Although Christmas trees have become staples in most homes during the holidays, the fact is that evergreen plants and trees have been used for centuries to decorate homes. Ancient people hung evergreen boughs over doors and windows throughout the year. In some cultures, it was believed the evergreens kept away witches, ghosts, illness and evil spirits.
According to the History Channel, there were other reasons to adorn a home with greenery. Ancient cultures often celebrated the winter solstice, which usually falls on December 21 or 22 and is the shortest day of the year. On this day, people decorated their home with evergreen boughs to celebrate that the days would now grow longer. In ancient Egypt, green palms and papyrus reeds, symbolizing triumph of life over death, were used around the winter solstice. Romans during this era used evergreen boughs to celebrate that fields would soon be green and fruitful while Druids used evergreens to symbolize everlasting life.
It was during the 16th century that the Christmas tree tradition we recognize today was established. Christians began bringing in evergreen trees, decorating them, while others created pyramids of wood that they decorated with evergreen boughs. Legend has it that Martin Luther was the first to light a tree using candles after seeing stars twinkling through evergreens during a night walk.
The Christmas tree tradition in America was slower to take root, however. Up until the mid-19th century, Christmas trees were viewed as an oddity. The first mention of trees being used to celebrate the holiday occurred during the 1820s in the German communities of Pennsylvania. However, there are records that indicate as early as 1747, German immigrants decorated a wooden pyramid as a community tree that was adorned with candles. Yet, through the 1840s, Christmas trees were viewed as pagan symbols in the rest of the country.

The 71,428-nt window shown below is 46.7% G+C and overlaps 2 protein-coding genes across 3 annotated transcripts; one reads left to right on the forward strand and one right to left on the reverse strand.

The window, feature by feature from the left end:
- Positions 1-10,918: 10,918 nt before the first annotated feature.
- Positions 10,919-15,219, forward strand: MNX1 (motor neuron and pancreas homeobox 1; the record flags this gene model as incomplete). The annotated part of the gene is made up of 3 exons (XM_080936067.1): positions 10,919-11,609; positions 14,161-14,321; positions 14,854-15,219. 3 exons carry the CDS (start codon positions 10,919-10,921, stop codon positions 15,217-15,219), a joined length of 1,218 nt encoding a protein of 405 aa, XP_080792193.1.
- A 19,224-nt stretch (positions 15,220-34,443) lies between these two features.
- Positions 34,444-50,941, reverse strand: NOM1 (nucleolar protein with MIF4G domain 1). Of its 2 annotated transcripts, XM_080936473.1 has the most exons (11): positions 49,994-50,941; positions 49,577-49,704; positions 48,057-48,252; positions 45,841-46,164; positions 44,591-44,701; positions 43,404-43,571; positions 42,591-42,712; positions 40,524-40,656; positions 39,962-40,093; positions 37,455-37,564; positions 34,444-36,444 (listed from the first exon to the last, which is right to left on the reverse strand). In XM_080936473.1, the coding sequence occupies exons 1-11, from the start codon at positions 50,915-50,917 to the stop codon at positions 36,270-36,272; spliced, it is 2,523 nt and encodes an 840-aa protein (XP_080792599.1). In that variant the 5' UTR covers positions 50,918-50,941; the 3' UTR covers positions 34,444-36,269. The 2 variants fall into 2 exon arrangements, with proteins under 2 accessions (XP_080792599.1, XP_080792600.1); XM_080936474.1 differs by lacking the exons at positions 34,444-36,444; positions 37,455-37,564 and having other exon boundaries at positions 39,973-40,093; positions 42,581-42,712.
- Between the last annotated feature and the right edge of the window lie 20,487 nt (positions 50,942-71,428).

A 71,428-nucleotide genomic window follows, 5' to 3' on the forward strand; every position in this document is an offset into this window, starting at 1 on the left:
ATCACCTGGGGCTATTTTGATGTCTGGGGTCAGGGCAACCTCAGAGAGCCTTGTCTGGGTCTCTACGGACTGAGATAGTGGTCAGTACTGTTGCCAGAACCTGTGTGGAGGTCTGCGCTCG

It is important to note that the Puritan leaders in America viewed Christmas celebrations as unholy. There is record of William Bradford of New England, who served as the pilgrim’s second governor, writing that he was trying to “stamp out pagan mockery” of the observance of Christmas. He was also known to penalize any “frivolity” revolving around the holiday. In fact, in 1659, the General Court of Massachusetts made celebrating on December 25 a penal offense and included fines for hanging decorations. Until an influx of German and Irish immigrants in the 19th century, those laws remained.
Puritan rule slowly took a backseat to changes in culture around Christmas and a sketch in “illustrated London” in 1846 led to the end of laws related to Christmas celebrations. Queen Victoria and her husband, Prince Albert, who was German, were drawn with their children standing around a Christmas tree. One of the most popular British royals, what happened in Queen Victoria’s court quickly became popular and her embracing the culture of her husband made Christmas trees fashionable.
Christmas tree popularity grew and, by the 1890s, German ornaments were arriving in the United States. However, the trees used in this country were far larger, extending from floor to ceiling, while European cultures preferred shorter trees around four feet in height.
Tree decorations have also changed over the years. In the early 20th century, German Americans used apples, nuts and marzipan cookies while others created handmade ornaments. Stringed popcorn dyed bright colors and mixed with berries as well as nuts were very popular. Once homes had electricity, Christmas lights were added to trees which became a holiday tradition in many homes around the world.
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